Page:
Far from buying into claims the Ukraine showdown is easing, the United States is cranking up its relentless informational warfare campaign against Russia, keeping the world on high alert for a possible invasion of Ukraine.
The Biden administration -- seeking to maintain pressure on Russian President Vladimir Putin and to keep its allies united -- is categorically rejecting what it sees as Moscow's misinformation and is warning the threat is only becoming more urgent. A senior official said late Wednesday that Russia had massed another 7,000 troops on the Ukrainian border in recent days, despite the Kremlin's claims that some forces had returned to base in remarks seen as an opening for diplomacy.
"Every indication we have now is they mean only to publicly offer to talk, and make claims about de-escalation, while privately mobilizing for war," the official said, reiterating that Russia could fake an incident as a pretext to attack using what President Joe Biden said Tuesday was around 150,000 troops.
The new US claims represented the latest gambit in a highly unusual public relations campaign using declassified intelligence meant to remove the element of surprise from Putin and to deprive Moscow of the usual advantage it secures with its mastery of disinformation tactics.
Inside Washington, there are few who doubt government claims Putin is ready to invade at any time. But the intensity of US warnings over a period of weeks may soon raise the question of how long Biden can maintain the state of alert, and whether the continued lack of an invasion despite ever-more alarming warnings could open gaps between NATO allies -- and between the US and Ukrainian governments. Such stresses would play directly into Putin's long-term strategic goals.
Both the US and Russia, the world's two greatest nuclear powers, say they are ready to negotiate. But they remain far apart on Putin's demands to rip up existing security arrangements in Eastern Europe with the departure of NATO troops from former Warsaw Pact nations.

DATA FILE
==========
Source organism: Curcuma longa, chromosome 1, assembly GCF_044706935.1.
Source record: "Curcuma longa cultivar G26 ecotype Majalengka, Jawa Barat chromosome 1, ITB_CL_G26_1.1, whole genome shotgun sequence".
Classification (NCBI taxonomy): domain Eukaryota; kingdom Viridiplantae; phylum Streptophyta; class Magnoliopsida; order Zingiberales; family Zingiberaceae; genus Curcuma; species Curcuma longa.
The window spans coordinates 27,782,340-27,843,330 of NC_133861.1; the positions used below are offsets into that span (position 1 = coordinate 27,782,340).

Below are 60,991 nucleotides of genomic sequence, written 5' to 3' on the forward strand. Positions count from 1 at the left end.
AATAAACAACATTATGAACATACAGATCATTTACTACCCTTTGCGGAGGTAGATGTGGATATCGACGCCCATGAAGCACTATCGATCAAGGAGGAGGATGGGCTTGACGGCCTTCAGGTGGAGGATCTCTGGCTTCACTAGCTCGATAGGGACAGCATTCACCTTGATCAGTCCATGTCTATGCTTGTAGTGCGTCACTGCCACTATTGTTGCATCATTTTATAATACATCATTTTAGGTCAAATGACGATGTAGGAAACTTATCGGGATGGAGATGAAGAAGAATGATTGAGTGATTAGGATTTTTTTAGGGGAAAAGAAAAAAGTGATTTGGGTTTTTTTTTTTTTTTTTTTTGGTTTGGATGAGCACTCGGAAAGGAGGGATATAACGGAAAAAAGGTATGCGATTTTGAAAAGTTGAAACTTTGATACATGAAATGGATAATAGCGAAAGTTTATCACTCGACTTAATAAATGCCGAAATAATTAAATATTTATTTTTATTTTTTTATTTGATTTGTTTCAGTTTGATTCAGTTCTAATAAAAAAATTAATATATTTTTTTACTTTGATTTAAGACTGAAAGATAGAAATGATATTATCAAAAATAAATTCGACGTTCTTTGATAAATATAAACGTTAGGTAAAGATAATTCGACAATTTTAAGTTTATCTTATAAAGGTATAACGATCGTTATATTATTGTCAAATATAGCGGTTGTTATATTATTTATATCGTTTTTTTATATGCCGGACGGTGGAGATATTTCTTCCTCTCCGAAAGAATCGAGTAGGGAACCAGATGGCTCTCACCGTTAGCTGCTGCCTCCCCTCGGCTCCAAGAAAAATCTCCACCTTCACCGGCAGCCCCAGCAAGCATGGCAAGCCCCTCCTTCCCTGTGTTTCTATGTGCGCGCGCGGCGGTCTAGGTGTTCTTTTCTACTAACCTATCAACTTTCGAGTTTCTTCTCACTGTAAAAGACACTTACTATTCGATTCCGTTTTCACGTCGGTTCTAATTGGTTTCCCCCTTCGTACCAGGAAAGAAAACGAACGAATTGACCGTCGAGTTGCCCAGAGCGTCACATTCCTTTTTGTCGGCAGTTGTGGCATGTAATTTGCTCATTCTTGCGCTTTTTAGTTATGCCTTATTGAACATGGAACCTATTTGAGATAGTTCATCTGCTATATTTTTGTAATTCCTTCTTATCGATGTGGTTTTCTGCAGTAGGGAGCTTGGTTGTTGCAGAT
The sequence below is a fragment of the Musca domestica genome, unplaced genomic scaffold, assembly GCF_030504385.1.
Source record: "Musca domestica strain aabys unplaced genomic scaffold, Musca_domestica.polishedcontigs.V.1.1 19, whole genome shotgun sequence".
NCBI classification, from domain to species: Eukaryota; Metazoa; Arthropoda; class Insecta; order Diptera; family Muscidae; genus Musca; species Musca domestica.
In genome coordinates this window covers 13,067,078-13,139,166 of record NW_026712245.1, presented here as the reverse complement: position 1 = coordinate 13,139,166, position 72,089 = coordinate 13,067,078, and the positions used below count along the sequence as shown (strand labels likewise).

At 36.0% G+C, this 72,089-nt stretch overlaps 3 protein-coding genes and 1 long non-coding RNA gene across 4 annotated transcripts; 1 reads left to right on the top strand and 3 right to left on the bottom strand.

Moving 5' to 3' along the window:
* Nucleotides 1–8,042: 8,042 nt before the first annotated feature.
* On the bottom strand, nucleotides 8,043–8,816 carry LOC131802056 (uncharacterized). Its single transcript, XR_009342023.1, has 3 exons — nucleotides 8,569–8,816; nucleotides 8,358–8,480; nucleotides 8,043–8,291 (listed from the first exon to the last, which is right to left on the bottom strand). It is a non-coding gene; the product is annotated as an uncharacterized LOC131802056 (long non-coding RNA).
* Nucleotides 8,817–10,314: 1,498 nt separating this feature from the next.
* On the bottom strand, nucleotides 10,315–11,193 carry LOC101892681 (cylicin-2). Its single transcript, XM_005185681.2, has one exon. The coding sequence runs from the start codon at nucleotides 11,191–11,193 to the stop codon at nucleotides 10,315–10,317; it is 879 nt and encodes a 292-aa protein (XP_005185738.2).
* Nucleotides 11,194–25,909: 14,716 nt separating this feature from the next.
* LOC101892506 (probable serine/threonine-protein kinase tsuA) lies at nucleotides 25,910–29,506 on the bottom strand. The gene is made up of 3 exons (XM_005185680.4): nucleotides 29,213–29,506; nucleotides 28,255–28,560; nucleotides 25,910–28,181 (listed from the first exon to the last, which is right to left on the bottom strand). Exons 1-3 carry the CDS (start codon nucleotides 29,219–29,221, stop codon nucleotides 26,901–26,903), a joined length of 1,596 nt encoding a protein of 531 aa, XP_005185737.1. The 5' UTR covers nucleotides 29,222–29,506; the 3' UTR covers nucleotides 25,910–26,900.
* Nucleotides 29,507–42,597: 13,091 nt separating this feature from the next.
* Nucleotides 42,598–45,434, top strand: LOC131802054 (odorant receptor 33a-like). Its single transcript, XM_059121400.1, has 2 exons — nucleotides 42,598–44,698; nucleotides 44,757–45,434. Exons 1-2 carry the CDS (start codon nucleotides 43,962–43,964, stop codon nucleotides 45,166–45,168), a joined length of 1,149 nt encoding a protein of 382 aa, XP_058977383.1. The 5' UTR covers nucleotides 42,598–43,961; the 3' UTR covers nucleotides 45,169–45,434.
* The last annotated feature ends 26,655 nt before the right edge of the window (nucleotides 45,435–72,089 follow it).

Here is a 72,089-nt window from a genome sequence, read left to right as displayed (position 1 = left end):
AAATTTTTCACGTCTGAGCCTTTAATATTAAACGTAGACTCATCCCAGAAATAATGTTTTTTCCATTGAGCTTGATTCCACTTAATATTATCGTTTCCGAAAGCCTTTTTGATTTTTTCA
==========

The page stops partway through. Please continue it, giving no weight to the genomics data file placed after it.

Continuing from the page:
The US' game is not without risk, since it might push Putin over the edge -- especially if, as some US officials suspect, he's increasingly prone to a bunker mentality and getting little outside advice and perspective from officials willing to challenge his views.
Waiting on Putin's next move
By definition, in combat waged with propaganda and dueling information, it's hard to know what is really going on.
At this point, it's impossible to judge whether the US is genuinely flushing out preparations for an invasion or whether it is taking Putin's bait by exposing troop movements he is ordering in the knowledge that they'll be highlighted by Washington, and therefore increase the sense of insecurity in Europe and anxiety over what he might do next.
The showdown over Ukraine has become the most serious geopolitical confrontation in Europe since the end of the Cold War between the US and the Soviet Union.
The US will not send troops to Ukraine to directly fight Russians. But Biden has rushed forces to reinforce US NATO allies in Eastern Europe. Putin is effectively holding Ukraine, a sovereign, democratic nation, hostage to demand the western alliance pull back from ex-Soviet satellite states like Poland, Romania and Hungary. And if Russia does march into Ukraine, there could be painful consequences for Americans back home, with rising gas prices and energy prices adding to existing inflationary misery.
The new US warning about secret Russian maneuvers came amid quickening efforts to keep up Western pressure on Moscow. The White House announced that Vice President Kamala Harris will meet Ukrainian President Volodymyr Zelensky at the Munich Security Conference this weekend. The forum, also due to be attended by leading European officials and US lawmakers, is turning into a rallying point for the US and its allies as the NATO alliance faces its most serious test since the fall of the Soviet Union.
"We are in a very decisive moment," the senior US official said, previewing the most high-profile foreign policy mission for the vice president so far.
This week has seen some hope that the crisis could be easing after Russia announced some of its troops were moving away from the border. But Secretary of State Antony Blinken instead Wednesday told ABC News there had been no "meaningful pullback" and that Putin could "pull the trigger" at any time.
"He could pull it today. He could pull it tomorrow. He could pull it next week," Blinken said.
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